News / Science & Technology

Massive Lake Found Under Greenland Ice

Water from the Greenland perennial firn aquifer draining from a core extracted 12 m below the surface of the ice sheet. The core was drilled in April, months prior to seasonal melt, with air temperatures -15 C confirming the water was retained at depth th
Water from the Greenland perennial firn aquifer draining from a core extracted 12 m below the surface of the ice sheet. The core was drilled in April, months prior to seasonal melt, with air temperatures -15 C confirming the water was retained at depth th

Related Articles

Huge Freshwater Aquifers Found Under Ocean Floor

Fresh water trapped under ocean could potentially provide drinking water to parts of the world that face shortages

Climate Change Affecting Water Resources

Latest computer models show different parts of the world will see varied effects, especially with regard to fresh water supplies
VOA News
A massive lake has been found under the ice in Greenland.  The 43,500 square kilometer body of water could have major implications for understanding sea level rise.

Researchers at the University of Utah say the lake, known as a “perennial firn aquifer,” remains liquid year-round despite the otherwise perpetually frozen landscape.

“Large amounts of snow fall on the surface late in the summer and quickly insulates the water from the subfreezing air temperatures above, allowing the water to persist all year long,” said Rick Forster, lead author and professor of geography at the University of Utah.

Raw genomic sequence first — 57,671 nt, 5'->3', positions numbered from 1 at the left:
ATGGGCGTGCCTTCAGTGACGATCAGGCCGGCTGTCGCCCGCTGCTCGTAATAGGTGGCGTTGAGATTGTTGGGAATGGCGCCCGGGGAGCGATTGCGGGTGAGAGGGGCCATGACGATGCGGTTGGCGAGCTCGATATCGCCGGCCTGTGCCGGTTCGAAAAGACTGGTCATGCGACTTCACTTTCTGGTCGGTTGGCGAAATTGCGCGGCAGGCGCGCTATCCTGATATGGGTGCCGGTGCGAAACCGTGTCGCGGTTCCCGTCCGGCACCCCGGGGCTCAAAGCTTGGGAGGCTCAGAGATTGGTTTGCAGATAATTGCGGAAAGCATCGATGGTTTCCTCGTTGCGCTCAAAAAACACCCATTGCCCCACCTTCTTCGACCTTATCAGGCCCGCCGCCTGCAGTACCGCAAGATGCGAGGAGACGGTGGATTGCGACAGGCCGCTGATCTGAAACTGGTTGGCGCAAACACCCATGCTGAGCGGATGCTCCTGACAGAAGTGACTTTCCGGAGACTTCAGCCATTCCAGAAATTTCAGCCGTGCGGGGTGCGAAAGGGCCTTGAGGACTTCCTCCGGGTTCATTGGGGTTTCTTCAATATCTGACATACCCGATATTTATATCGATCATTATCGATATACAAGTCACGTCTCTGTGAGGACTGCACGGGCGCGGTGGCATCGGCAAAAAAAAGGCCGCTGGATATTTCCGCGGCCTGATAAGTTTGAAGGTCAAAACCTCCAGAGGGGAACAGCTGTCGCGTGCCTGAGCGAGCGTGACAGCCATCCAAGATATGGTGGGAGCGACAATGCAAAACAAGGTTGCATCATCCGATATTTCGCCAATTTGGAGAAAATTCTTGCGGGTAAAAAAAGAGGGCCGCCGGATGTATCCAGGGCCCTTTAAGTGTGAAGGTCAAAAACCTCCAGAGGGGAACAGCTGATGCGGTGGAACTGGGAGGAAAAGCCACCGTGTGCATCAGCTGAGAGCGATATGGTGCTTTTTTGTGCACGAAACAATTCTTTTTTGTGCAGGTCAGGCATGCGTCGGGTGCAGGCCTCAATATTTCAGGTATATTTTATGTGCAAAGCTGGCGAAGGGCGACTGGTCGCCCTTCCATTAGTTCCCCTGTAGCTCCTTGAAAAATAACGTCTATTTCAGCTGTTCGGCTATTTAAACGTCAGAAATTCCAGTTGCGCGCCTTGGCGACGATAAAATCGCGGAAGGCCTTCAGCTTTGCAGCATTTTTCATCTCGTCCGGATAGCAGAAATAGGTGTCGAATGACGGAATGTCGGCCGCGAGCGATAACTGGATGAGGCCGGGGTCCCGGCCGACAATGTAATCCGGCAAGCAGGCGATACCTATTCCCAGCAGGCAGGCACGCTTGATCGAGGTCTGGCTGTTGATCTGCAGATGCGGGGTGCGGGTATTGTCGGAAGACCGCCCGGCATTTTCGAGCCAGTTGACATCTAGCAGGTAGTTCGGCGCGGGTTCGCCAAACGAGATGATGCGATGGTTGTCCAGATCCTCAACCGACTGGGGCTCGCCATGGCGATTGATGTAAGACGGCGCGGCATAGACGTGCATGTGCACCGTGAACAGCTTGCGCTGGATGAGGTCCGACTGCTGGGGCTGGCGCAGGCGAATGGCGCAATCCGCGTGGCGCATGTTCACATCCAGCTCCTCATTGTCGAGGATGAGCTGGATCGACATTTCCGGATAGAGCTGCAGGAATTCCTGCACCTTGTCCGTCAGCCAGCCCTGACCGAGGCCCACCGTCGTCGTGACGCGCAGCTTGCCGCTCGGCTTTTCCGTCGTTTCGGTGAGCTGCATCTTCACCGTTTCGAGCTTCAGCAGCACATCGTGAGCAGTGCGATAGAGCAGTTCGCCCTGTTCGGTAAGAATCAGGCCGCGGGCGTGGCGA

The Greenland Ice Sheet is vast, covering roughly the same area as the states of California, Nevada, Arizona, New Mexico, Colorado and Utah combined. The average thickness of the ice is 5,000 feet. In 2012, the ice sheet lost volume of 60 cubic miles – a record for melt and runoff.

“Of the current sea level rise, the Greenland Ice Sheet is the largest contributor – and it is melting at record levels,” said Forster. “So understanding the aquifer’s capacity to store water from year to year is important because it fills a major gap in the overall equation of meltwater runoff and sea levels.”

Since 2010, Forster’s team has measured snow accumulation Greenland and how it varies from year to year. The area they study covers 14 percent of southeast Greenland yet receives 32 percent of the entire ice sheet’s snowfall, but there has been little data gathered.

In 2010, the team drilled core samples in three locations on the ice for analysis. Team members returned in 2011 to approximately the same area, but at lower elevation. Of the four core samples taken then, two came to the surface with liquid water pouring off the drill while the air temperatures were minus 20 degrees centigrade. The water was found at about 10 meters below the surface at the first hole and at 25 meters in the second hole.